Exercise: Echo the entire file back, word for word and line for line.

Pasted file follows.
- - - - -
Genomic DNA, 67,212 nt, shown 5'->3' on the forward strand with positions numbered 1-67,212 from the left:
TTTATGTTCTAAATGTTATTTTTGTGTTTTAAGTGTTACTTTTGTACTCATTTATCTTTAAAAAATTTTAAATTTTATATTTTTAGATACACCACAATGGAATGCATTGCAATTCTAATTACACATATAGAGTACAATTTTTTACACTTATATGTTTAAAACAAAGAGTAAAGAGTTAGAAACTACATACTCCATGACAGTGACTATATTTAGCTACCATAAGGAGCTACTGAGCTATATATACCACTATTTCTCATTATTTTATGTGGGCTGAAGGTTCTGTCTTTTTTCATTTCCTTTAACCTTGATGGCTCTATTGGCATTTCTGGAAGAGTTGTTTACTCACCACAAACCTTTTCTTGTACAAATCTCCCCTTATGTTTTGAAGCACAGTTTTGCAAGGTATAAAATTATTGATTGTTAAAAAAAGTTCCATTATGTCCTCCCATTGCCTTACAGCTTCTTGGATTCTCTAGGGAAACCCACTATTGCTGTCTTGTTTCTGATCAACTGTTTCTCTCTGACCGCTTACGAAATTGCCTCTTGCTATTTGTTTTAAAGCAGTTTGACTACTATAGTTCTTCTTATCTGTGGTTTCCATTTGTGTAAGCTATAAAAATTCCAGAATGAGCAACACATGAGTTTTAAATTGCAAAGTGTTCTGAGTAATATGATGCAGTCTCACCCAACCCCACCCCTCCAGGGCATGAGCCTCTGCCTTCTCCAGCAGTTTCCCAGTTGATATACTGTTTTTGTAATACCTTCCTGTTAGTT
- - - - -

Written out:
Genomic DNA, 67,212 nt, shown 5'->3' on the forward strand with positions numbered 1-67,212 from the left:
TTTATGTTCTAAATGTTATTTTTGTGTTTTAAGTGTTACTTTTGTACTCATTTATCTTTAAAAAATTTTAAATTTTATATTTTTAGATACACCACAATGGAATGCATTGCAATTCTAATTACACATATAGAGTACAATTTTTTACACTTATATGTTTAAAACAAAGAGTAAAGAGTTAGAAACTACATACTCCATGACAGTGACTATATTTAGCTACCATAAGGAGCTACTGAGCTATATATACCACTATTTCTCATTATTTTATGTGGGCTGAAGGTTCTGTCTTTTTTCATTTCCTTTAACCTTGATGGCTCTATTGGCATTTCTGGAAGAGTTGTTTACTCACCACAAACCTTTTCTTGTACAAATCTCCCCTTATGTTTTGAAGCACAGTTTTGCAAGGTATAAAATTATTGATTGTTAAAAAAAGTTCCATTATGTCCTCCCATTGCCTTACAGCTTCTTGGATTCTCTAGGGAAACCCACTATTGCTGTCTTGTTTCTGATCAACTGTTTCTCTCTGACCGCTTACGAAATTGCCTCTTGCTATTTGTTTTAAAGCAGTTTGACTACTATAGTTCTTCTTATCTGTGGTTTCCATTTGTGTAAGCTATAAAAATTCCAGAATGAGCAACACATGAGTTTTAAATTGCAAAGTGTTCTGAGTAATATGATGCAGTCTCACCCAACCCCACCCCTCCAGGGCATGAGCCTCTGCCTTCTCCAGCAGTTTCCCAGTTGATATACTGTTTTTGTAATACCTTCCTGTTAGTT